Other “Typical” Tax Savings Strategies: Given that income tax rates for 2015 will be comparable to 2014, most taxpayers will generally benefit from the typical tax strategies we have discussed in previous years. For example, strategies for deferring income and accelerating expenses for cash basis businesses, taking advantage of one or more of the many retirement vehicles available, paying state income taxes before year-end if beneficial and “bunching” certain expenses such as medical expenses into one year if doing so will put you over the limits to enable a tax benefit. For taxpayers who plan to make charitable contributions before year end, consider donating appreciated securities rather than cash. You reap the benefit of the same charitable contribution deduction, subject to certain limitations, without recognizing the gain on securities for tax purposes. Also, it continues to be important to monitor the impact of the alternative minimum tax (AMT) with its parallel tax system that disallows certain expenses such as real estate taxes while taxing certain otherwise tax-free income such as interest from municipal private activity bonds. Investments in strategies that provide charitable deductions for conservation easements and other land donations continue to create a buzz among some taxpayers. Your WBL professionals are available to explain all of these in more detail, help weigh the applicable risks and run the numbers.
A Race for Georgia Incentives: Because Georgia has capped the total amount of certain tax credits that it will provide, taxpayers are encouraged to get applications filed as soon as possible before the credits get used up in 2015. These include the credit for contributions made to Student Scholarship Organizations (SSO) and the gaming film credit if applicable. Contact WBL or see our website at www.wblcpa.com for more information about these and other tax incentives.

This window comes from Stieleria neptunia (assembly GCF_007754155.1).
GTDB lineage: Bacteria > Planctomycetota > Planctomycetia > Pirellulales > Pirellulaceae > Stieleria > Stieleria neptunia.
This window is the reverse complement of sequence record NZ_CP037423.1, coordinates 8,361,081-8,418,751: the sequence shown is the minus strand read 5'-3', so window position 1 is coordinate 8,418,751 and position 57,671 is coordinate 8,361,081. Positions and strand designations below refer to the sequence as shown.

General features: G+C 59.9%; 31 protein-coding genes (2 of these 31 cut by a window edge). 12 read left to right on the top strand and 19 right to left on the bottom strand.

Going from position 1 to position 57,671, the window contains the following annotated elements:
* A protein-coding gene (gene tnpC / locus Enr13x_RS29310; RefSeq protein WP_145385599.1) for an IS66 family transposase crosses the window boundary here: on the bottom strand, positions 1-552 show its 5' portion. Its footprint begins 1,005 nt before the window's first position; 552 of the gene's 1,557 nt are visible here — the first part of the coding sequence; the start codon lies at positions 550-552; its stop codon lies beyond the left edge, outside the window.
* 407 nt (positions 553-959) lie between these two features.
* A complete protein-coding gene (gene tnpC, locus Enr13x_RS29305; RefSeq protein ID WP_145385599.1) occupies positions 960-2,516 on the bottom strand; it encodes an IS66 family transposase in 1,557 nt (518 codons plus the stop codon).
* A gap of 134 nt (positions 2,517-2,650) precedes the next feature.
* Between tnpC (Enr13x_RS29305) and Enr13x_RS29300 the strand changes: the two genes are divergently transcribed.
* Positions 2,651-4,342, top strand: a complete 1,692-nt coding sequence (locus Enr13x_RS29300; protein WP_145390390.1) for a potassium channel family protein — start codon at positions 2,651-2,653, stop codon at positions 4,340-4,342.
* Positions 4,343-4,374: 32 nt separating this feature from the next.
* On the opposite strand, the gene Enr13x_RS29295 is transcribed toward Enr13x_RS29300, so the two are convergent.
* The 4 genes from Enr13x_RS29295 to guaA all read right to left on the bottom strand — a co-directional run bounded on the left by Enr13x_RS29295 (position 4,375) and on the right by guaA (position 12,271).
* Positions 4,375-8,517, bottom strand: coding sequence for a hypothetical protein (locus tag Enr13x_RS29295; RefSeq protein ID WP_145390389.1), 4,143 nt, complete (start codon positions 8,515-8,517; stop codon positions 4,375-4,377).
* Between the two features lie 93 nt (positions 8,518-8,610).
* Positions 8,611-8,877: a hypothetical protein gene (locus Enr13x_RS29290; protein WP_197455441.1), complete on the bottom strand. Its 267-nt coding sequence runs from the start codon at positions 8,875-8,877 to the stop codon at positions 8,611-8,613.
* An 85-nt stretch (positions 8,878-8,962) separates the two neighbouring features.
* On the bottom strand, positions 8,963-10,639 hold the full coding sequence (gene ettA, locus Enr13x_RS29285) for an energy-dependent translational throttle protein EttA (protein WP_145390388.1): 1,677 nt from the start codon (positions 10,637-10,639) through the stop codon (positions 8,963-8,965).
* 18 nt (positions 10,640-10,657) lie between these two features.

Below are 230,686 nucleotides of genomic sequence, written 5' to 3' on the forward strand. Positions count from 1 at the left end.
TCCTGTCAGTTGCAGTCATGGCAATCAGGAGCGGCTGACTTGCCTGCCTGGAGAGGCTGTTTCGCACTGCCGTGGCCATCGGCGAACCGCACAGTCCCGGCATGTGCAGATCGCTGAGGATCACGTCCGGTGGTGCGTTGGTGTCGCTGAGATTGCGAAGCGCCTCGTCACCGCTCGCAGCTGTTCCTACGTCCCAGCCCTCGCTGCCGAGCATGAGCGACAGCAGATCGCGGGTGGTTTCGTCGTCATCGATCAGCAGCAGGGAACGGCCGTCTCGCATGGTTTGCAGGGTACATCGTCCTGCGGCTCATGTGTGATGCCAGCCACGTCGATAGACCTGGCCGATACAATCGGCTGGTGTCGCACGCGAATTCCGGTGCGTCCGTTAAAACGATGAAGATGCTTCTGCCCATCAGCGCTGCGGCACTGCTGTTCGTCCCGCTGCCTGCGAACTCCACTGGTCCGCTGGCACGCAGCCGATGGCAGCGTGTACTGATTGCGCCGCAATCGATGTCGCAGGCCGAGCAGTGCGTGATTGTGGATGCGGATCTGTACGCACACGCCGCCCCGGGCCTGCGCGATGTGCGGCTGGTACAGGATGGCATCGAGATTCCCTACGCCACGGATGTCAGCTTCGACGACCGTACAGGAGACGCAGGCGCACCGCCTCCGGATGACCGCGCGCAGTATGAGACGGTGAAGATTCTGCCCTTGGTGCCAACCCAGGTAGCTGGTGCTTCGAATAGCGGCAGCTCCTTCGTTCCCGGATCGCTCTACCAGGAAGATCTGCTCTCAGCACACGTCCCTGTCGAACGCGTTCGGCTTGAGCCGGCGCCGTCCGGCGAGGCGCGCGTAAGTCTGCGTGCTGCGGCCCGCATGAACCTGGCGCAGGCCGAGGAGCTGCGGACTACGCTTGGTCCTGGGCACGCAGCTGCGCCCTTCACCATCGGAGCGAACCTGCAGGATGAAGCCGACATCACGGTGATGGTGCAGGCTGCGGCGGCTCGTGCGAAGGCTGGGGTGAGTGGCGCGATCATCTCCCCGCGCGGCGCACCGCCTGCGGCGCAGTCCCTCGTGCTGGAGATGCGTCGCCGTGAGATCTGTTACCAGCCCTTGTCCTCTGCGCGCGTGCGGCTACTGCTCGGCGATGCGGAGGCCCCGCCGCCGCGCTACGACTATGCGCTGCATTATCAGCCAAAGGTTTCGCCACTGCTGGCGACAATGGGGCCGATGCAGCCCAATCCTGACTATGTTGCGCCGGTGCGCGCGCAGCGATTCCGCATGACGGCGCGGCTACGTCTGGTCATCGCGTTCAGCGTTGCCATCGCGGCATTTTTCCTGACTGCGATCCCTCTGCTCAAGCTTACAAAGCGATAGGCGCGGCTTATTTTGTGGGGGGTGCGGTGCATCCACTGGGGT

2015 Standard Mileage Rates: The business standard mileage rate will increase to 57.5 cents-per-mile for 2015, up from 56 cents. The rate for medical and moving expenses will decrease to 23 cents-per-mile.
New Savings Account for 2015 Planning: The Achieving a Better Life Experience (ABLE) Act creates tax-favored savings account for individuals with disabilities for tax years beginning after December 31, 2014. Contributions would be limited to $14k for 2015. https://wblcpa.com/2014-year-end-tax-planning-briefing/Distributions can be used to cover medical expenses as well as transportation and housing with no tax effect. More information from IRS is forthcoming.
IRS Budget Gets Cut: The ominibus funding bill recently passed by Congress funds the IRS at $11 billion for fiscal year 2015, $346 million less than the 2014 budget. Enforcement funds were reduced to “only” $4.86 billion, but there will be a boost in funding for identity theft protection. The IRS has warned of a hiring freeze and the likelihood of diminished service and responsiveness.
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There are other year-end strategies that might be more specific to your situation. If you have any questions or if we can help in any way, please contact us. In the meantime, we will continue to monitor the tax impact of what goes on in Washington.